Curated News from the week 12
Last week saw news come across the internal wire that seemed to paint a picture of the symptoms related to disruption across the CPG industry. The first article, by Google, discusses the need for Brick and Mortar retailers to embrace online grocery. The second article, explores a new partnership between Budweiser and Coleman Natural to brand fresh meat with the Budweiser logo - just in time for spring. And the third article talks about the challenges of Organic Farms as a result of loose labeling standards. All three of these posts can be linked back to fundamental changes in the CPG Food & Beverage vertical.
The rest of the week in news focused on developments in the personal care and beauty product types, both articles indicating the changes in that vertical that seem to be following behind, although in some cases leading, the changes and disruption taking place in the Food & Beverage vertical.
Enjoy the news and have a good week.
How grocers should embrace online shopping - thinkwithgoogle.com
The grocery category is on the precipice of major change. Today only 3% of U.S. grocery shopping occurs online, but e-commerce penetration is projected to triple over the next 10 years.1 This will create a major shift in how consumers spend grocery dollars as they embrace digital and expect grocers to do the same.
Traditional grocers have a unique opportunity to capitalize on this shift. Their deep relationships with shoppers and ability to meet critical, frequent needs position them to shape new behaviors in grocery.
(curated by @nicolemeyerson)
Budweiser-branded meats to hit stores this summer - smartbrief.com
Budweiser and Coleman Natural have joined to create a line of natural meat products that will be available nationwide early this summer. Items include Beer Brats and Jalapeno Cheddar Brats made with Budweiser American lager, as well as Pulled Pork and St. Louis Style Pork Spareribs made with Budweiser barbecue sauce.
(curated by @davebyman)
The certified organic label has helped save many generational farms and enabled people like me, who do not come from agricultural backgrounds, to become successful farmers. Organic farming has brought environmental benefits — healthier soils, freedom from toxic pesticides and herbicides — to 6.5 million acres in the U.S.
Organic shoppers are willing to pay a little extra for food that is free from chemical residues. But the organic label is in trouble after reports of fraudulently labeled food made national news. On top of that, agribusiness pressures and National Organic Program (NOP) actions have weakened standards. Yet at a time when farms are in distress, family-scale farmers need a label with integrity. They need a label that provides public support from people who understand that small-scale farmers are an endangered species.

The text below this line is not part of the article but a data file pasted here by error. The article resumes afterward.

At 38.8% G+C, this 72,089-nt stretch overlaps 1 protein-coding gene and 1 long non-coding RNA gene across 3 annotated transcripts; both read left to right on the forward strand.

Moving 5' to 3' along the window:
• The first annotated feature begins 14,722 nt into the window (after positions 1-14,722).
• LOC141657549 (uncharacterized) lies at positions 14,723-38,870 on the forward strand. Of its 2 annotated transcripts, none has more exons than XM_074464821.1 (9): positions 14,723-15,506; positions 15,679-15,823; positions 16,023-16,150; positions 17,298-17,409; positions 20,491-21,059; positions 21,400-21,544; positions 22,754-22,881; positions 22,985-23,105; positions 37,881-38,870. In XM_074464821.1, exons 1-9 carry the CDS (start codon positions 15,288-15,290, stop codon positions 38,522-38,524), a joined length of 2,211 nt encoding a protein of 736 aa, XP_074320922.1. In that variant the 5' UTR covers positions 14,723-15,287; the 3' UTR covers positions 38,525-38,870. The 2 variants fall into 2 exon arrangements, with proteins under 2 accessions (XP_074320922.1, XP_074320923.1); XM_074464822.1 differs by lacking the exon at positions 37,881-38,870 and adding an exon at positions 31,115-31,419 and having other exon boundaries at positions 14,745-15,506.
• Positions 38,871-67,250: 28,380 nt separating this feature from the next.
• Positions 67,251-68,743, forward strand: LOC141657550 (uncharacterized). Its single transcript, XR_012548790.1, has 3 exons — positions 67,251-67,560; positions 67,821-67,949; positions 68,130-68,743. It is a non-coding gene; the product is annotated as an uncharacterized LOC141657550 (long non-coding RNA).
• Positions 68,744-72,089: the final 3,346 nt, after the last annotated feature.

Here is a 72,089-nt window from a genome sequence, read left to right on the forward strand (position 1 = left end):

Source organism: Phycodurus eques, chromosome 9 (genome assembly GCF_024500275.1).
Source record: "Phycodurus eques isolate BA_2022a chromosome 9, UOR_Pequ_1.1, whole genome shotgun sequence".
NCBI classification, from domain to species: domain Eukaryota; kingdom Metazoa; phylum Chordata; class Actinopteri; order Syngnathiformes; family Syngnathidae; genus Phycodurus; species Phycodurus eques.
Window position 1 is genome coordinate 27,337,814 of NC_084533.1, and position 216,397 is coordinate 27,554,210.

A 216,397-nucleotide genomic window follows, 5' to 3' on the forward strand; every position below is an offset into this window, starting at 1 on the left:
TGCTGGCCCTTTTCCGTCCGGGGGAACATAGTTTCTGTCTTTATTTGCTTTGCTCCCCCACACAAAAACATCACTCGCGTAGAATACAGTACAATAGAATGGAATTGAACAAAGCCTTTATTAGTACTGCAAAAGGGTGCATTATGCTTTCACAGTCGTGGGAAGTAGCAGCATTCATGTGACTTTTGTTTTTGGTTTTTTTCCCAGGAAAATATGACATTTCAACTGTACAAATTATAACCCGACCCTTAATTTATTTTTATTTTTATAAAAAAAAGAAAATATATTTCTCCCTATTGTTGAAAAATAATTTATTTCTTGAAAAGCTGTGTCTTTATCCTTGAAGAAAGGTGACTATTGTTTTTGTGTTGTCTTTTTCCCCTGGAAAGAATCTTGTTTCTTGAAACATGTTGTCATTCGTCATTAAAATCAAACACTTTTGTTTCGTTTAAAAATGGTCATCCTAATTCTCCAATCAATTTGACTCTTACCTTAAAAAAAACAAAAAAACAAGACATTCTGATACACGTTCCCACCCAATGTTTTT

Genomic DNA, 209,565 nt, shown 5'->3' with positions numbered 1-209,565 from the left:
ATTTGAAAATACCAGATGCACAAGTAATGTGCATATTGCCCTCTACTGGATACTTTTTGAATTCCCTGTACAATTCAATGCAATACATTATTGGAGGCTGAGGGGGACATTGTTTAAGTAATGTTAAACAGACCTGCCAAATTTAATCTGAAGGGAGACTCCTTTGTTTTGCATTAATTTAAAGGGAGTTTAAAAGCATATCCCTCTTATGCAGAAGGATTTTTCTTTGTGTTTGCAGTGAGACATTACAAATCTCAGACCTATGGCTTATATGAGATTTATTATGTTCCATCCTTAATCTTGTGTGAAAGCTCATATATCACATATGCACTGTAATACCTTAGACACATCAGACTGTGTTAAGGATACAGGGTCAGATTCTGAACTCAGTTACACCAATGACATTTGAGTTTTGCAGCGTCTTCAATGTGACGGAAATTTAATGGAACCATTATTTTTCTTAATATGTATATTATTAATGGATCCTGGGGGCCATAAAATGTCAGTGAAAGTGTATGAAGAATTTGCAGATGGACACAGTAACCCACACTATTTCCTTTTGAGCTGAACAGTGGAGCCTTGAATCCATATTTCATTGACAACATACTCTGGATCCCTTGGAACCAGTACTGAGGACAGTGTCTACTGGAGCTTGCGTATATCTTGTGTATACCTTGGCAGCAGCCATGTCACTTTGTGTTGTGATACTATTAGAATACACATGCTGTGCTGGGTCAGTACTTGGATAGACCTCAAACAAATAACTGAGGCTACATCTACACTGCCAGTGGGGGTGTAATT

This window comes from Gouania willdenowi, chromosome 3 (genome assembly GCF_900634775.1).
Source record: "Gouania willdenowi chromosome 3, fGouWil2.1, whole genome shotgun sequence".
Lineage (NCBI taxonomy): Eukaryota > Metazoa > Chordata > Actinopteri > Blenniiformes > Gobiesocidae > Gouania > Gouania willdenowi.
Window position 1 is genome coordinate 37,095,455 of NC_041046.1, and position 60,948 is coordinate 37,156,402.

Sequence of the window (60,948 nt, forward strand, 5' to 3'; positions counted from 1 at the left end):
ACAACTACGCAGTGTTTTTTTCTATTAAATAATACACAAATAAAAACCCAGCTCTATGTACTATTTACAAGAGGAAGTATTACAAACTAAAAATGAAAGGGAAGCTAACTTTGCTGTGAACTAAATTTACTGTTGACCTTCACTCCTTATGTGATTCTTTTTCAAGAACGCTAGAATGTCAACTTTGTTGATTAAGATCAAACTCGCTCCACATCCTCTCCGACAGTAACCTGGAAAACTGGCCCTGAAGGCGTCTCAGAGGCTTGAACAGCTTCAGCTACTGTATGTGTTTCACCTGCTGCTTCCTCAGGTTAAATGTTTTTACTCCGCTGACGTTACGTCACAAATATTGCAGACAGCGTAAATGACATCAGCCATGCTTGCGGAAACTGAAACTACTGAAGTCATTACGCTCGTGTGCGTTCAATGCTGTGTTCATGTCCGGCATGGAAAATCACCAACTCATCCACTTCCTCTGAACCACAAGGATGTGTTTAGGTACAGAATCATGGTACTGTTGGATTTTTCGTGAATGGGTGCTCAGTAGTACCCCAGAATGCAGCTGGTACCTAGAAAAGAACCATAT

(curated by @antonxavier)
KIND and Public Health Experts File Petition Urging FDA to Address Misleading Nutrient Content Claims - prnewswire.com
Today KIND Healthy Snacks (KIND), with support from foremost health and nutrition experts, filed a Citizen Petition urging the U.S. Food & Drug Administration (FDA) to update the nutrient content claim regulation. The current regulation looks at the quantity of a nutrient instead of the quality of the overall food, which enables food marketers to put these claims on unhealthy products. As a result, consumers are led to believe these items are part of a healthy diet and misled into purchasing them.
(curated by @brookebright)
Amazon is launching Belei, its first skin care line, as it pushes further into private-label products - cnbc.com
Amazon is getting into another category in retail: skin care. The company on Wednesday said it's launching its first dedicated skin care line, called Belei. It will sell items including moisturizers, eye cream and spot treatments, ranging in price from $9 to $40.
Amazon has increasingly been adding its own in-house brands, including ones for clothing, shoes, snack foods, baby diapers and mattresses. The move threatens the other brands that currently sell on its platform, as Amazon has the power to give its own labels top placement on the website.
(curated by @jasonlipsitz)
Whole Foods Market Educates Consumers on Body Care Standards with Whole Foods Market Better Beauty Swap - marketwatch.com
Consumer research shows that one third of consumers do not understand ingredients commonly found in conventional beauty and body care products. Spring is the perfect time to get real about beauty and body care regimens, and the inspiring Whole Body department at Whole Foods Market offers high-quality beauty and body care products – from new and trending to long-time favorites – all of which meet the brand’s industry-leading standards that ban more than 100 ingredients and counting. This spring, the national grocer will host its first ever Whole Foods Market Better Beauty Swap to help consumers “clean up” their routines.
(curated by @annathibaut)